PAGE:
Mermaids

Chasing Dreams

I am a writer. Except for the part where I don’t write because ____________ {insert excuse, here}. So as a reminder to myself . . . I opened a file in Word I hadn’t seen in awhile. I am a writer. I should, you know, write more. Here’s an excerpt from a novel idea. 

I am made of salt and sand and the deep jade green of the Atlantic. The salt air courses through my veins. This place, these waves, the sea glass and shells with rounded edges, beaten constantly in the surf, are the pieces and places of my very soul.

The heady scent of the ocean air tells me I’m finally home, though I’m not at all conscious of having lived near this shore. In the setting sun of a July evening, the billowing thunderheads in the distance play with the sun. Shadows and light dance on the surface of the ocean at once bringing out the sparkle, and then moments later shrouding the light in darkness. “So this is it?” I ask no one. Home. The word and all of its implications fill me with competing emotions. I look back towards the car, parked a hundred yards away in the parking lot of the town’s traffic circle. It’s the center of this beach town, on the Southern Outer Banks of North Carolina.

I turn back to the ocean and breathe deeply, taking it all in. Just up the road is the house I bought, sight unseen, sitting first row, pointed towards the sea. I have spent a lifetime, nearly thirty-six years, dreaming of what it would be like to find the place where I began, to return to my beginnings. To the place where I had been knit together in my mother’s womb. When I was a child, before I had been adopted and lived a life of flitting and floating between countless foster and group homes, I made day trips to the beaches of Southern California. In the course sand of those crowded beaches, I convinced myself that I might as well have been a mermaid for all I really knew. One thing I knew for sure, in the deepest part of my being? I belonged to the sea.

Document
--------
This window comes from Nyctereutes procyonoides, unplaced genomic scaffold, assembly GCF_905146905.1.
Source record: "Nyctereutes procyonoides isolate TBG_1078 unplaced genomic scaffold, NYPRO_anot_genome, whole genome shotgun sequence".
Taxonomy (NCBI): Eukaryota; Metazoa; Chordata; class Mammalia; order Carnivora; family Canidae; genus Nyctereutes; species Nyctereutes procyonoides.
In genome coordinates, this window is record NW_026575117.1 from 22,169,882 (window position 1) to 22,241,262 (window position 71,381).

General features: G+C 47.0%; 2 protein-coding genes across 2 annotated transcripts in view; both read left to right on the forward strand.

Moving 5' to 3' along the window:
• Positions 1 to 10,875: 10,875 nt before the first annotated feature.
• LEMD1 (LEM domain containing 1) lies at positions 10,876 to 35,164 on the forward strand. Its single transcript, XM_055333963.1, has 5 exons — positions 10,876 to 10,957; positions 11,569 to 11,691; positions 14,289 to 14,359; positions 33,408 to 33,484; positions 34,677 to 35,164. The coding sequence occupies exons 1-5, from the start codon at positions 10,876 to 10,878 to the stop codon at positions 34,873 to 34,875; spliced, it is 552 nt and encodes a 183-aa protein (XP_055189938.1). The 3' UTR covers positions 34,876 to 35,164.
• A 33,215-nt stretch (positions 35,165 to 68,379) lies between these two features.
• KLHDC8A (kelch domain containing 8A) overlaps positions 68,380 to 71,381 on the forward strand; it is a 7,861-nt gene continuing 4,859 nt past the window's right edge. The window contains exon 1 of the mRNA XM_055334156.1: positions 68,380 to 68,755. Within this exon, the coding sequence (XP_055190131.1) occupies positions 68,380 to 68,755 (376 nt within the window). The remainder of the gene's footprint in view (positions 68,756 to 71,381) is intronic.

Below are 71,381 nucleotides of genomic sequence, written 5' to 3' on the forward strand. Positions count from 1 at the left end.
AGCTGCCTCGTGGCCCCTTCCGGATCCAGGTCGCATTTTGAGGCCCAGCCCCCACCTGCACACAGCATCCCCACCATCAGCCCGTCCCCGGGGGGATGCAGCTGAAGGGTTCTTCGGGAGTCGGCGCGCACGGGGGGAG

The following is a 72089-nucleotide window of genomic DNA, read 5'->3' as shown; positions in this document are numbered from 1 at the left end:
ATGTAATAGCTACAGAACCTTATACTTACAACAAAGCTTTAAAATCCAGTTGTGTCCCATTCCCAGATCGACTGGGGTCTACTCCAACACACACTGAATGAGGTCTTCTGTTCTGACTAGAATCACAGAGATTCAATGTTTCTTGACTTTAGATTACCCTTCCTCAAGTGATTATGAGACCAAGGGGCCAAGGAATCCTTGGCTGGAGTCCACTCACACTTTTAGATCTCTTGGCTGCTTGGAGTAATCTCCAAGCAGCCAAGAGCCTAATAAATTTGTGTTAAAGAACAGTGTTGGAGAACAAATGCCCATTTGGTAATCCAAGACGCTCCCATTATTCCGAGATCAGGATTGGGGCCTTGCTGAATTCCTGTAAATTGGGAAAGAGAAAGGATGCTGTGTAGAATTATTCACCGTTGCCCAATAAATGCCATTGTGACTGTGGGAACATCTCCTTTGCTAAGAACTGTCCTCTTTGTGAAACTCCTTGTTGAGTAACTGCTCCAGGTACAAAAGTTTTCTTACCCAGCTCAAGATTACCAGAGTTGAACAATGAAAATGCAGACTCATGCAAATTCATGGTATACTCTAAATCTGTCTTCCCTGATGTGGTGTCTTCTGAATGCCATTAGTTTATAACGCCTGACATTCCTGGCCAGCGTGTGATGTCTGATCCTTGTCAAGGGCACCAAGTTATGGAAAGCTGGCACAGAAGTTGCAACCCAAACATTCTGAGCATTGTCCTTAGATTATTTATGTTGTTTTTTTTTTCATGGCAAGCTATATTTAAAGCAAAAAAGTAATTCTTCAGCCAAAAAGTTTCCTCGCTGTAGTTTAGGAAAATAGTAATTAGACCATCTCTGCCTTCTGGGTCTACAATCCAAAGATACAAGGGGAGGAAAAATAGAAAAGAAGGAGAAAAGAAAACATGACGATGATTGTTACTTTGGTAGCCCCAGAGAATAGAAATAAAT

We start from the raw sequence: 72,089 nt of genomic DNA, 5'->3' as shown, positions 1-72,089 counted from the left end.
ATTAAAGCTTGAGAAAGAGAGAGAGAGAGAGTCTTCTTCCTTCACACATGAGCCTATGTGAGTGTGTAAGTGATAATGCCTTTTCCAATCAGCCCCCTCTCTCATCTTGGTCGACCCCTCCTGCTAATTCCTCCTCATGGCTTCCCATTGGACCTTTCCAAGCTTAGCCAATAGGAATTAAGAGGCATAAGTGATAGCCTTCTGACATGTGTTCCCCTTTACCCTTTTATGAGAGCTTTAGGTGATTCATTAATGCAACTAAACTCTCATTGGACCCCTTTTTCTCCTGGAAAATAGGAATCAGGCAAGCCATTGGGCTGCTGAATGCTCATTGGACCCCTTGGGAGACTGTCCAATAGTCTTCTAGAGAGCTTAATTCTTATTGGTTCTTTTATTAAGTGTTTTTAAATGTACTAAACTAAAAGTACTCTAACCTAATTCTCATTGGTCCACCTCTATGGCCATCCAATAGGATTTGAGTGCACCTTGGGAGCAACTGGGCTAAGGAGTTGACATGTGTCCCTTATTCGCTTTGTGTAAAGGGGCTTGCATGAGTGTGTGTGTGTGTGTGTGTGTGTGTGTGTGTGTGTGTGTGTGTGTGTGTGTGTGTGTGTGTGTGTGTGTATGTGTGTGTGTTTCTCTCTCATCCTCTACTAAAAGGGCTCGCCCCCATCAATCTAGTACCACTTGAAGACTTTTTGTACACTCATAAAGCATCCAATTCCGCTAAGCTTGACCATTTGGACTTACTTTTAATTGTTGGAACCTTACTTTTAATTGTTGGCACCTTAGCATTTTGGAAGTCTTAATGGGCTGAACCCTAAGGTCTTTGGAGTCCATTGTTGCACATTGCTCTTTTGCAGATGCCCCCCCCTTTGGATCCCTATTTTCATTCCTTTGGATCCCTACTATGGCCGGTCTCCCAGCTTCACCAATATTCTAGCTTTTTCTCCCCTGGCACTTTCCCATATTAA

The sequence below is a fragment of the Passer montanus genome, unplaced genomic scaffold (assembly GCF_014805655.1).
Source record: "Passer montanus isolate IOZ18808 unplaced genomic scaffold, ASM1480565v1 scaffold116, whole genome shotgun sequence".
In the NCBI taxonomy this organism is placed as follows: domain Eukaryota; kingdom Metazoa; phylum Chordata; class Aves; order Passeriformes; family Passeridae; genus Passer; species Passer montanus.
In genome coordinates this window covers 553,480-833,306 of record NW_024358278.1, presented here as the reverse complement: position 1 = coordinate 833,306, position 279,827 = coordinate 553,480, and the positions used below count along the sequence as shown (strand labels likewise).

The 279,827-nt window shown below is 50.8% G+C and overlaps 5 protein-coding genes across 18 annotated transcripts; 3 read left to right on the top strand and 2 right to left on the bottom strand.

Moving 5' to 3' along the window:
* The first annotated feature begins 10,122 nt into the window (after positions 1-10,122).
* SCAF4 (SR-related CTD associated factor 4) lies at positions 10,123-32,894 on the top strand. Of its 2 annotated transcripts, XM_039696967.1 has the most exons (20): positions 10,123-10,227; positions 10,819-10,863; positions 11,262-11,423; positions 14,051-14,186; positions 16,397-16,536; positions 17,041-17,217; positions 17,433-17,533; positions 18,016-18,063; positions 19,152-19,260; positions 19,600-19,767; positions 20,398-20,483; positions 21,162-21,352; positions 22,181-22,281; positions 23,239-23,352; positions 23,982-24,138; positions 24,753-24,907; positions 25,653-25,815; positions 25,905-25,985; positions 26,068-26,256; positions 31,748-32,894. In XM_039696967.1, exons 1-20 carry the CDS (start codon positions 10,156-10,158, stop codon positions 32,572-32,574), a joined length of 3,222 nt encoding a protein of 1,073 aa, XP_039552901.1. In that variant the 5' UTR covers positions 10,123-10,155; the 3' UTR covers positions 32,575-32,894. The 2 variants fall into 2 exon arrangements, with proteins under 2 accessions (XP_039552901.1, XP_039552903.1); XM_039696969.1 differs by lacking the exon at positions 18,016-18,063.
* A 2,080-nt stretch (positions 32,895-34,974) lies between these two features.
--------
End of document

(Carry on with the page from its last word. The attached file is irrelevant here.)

Somehow, as I would stand there, as a kid, wearing my church charity last year’s style bathing suit, I knew that the sea called me, and would continue to call me . . . home.

I made up my story on those summer afternoons at Newport Beach. Sometimes the characters changed – usually when I’d seen a movie that captured my imagination. Or when I’d read a new book, like Island of the Blue Dolphins. But the sea had always been my home base no matter the cast of characters that came and went from the story. A rumble of thunder, deep and booming shook me – bringing me right back into the present. I take off in a jog towards my car, determined now to get to the new house before the deluge of rain that threatened from the distance, unleashed itself.

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